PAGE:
On January 10th 2020, Maria Loumioti (Naveen Jindal School of Managemant, University of Texas at Dallas) presented her current research paper "Direct Lending: The Determinants, Characteristics and Performance of Direct Loans" at the WHU Research Seminar in Finance & Accounting.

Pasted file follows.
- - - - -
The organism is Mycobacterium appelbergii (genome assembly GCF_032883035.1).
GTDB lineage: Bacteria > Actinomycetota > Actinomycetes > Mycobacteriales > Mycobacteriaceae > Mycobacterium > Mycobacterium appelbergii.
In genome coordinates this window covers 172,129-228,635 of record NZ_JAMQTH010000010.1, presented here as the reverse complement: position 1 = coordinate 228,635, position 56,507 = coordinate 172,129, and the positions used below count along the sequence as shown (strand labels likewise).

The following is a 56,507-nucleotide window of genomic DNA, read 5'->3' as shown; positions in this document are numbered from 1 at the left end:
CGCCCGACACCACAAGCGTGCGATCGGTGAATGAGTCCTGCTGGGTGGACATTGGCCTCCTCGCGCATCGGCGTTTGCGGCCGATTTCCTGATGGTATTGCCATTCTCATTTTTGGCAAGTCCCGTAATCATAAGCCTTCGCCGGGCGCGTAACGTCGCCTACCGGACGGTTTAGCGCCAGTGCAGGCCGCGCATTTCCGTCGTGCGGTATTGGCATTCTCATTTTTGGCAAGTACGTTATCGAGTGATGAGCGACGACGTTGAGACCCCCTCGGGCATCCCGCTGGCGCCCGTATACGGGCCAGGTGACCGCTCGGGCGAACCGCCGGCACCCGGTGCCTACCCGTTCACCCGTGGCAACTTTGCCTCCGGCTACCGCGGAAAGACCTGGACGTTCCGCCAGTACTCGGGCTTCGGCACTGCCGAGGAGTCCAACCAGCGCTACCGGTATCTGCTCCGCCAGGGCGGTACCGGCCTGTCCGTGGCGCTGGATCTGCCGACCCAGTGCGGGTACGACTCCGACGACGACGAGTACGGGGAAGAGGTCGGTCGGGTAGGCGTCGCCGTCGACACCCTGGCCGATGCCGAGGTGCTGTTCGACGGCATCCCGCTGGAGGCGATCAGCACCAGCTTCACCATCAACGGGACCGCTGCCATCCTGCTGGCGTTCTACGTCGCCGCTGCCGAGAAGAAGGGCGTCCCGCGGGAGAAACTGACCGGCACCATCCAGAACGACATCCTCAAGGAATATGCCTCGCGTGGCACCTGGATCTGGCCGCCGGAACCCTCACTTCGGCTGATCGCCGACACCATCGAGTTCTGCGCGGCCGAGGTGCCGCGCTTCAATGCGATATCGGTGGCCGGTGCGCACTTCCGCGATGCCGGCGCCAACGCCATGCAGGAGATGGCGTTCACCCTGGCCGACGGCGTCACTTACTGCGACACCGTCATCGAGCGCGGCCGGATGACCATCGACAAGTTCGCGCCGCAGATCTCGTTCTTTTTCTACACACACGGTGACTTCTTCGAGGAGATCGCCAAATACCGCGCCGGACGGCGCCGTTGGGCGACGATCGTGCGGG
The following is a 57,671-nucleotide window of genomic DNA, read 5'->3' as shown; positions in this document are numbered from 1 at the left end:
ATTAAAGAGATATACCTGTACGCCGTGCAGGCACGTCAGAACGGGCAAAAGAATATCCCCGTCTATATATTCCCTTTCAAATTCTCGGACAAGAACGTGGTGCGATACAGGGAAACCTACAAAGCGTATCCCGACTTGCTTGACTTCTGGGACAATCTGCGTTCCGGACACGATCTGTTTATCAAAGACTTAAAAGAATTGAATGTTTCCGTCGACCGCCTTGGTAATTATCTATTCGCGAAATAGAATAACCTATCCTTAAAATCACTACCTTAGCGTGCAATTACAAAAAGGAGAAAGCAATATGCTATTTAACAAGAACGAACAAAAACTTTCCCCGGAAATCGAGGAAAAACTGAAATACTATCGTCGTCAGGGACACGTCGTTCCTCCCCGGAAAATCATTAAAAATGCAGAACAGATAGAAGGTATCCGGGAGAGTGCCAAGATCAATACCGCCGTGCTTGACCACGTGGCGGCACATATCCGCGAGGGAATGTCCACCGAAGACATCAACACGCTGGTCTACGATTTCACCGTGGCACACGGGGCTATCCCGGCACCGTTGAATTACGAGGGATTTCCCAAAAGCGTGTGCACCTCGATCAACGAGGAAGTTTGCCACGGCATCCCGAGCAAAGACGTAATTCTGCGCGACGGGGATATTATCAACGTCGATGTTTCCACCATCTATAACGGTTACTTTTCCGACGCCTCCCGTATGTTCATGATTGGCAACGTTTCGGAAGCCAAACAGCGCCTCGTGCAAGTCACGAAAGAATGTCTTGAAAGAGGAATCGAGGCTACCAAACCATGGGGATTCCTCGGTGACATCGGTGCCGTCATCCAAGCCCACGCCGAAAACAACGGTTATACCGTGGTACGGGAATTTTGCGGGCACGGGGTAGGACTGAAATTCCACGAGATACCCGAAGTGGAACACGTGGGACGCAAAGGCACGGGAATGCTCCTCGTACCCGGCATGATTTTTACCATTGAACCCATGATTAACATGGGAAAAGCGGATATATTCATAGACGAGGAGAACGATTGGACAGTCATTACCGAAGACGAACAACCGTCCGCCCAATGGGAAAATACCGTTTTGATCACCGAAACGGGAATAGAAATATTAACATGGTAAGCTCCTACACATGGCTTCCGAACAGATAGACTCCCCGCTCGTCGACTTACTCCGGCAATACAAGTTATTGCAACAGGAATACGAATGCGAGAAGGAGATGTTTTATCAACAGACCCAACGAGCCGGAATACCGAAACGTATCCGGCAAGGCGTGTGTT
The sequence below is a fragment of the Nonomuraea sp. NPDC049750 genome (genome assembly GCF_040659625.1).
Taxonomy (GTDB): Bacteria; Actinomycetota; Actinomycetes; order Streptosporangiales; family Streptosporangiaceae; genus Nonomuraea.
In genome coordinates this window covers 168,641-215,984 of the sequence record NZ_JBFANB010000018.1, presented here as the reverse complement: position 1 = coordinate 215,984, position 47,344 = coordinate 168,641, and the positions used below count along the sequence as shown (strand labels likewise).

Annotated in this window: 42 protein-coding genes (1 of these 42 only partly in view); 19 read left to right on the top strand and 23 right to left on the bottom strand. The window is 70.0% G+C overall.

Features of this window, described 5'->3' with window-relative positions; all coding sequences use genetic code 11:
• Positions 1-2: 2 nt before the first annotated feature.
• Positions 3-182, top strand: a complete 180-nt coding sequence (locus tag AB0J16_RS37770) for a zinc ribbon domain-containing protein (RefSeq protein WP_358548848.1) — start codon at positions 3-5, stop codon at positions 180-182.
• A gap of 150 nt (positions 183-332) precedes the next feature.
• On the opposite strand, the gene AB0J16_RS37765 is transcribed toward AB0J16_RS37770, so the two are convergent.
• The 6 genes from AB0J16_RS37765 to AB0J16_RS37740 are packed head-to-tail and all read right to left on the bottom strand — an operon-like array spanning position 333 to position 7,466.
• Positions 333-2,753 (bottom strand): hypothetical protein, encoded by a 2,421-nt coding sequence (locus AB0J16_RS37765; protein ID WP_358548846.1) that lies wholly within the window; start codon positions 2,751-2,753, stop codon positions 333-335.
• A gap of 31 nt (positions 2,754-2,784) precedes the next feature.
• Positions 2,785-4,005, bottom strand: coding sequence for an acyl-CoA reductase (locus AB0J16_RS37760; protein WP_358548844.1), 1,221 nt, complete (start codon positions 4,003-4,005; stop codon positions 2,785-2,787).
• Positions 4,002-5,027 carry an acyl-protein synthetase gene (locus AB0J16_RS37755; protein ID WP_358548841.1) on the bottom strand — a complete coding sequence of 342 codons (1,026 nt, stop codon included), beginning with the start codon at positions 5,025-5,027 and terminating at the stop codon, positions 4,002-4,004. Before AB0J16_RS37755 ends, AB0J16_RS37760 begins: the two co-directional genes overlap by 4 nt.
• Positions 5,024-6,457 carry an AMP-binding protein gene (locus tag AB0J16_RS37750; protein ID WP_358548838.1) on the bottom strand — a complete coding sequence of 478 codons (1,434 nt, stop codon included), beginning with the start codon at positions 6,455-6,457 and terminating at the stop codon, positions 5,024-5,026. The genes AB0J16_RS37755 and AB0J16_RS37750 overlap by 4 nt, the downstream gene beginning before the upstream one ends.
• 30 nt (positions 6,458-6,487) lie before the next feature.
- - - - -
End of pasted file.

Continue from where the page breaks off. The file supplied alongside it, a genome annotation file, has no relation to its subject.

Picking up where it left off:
Maria Loumioti explores the determinants, characteristics and performance of direct corporate loans, that is, loans originated by nonbank institutional investors without banks’ intermediation. In the aftermath of the financial crisis, direct lending has been the most rapidly growing credit market segment. She document that direct lending activity increases when commercial banks face greater regulatory pressure and during periods of weak bank loan and securitized debt issuance. Direct lenders are particularly active in geographic regions that experience more bank mergers and primarily focus on informationally opaque borrowers with limited credit history and few financing alternatives. Moreover, direct loans have higher interest rate, more flexible covenant structures and are more likely to be secured by borrower’s capital stock compared to institutional loans issued by banks. The author further show that direct loans experience similar or somewhat better post-issuance performance compared to bank-originated institutional loans. Overall, she provide evidence consistent with the view that direct lending expanded the credit space without giving rise to adverse selection costs.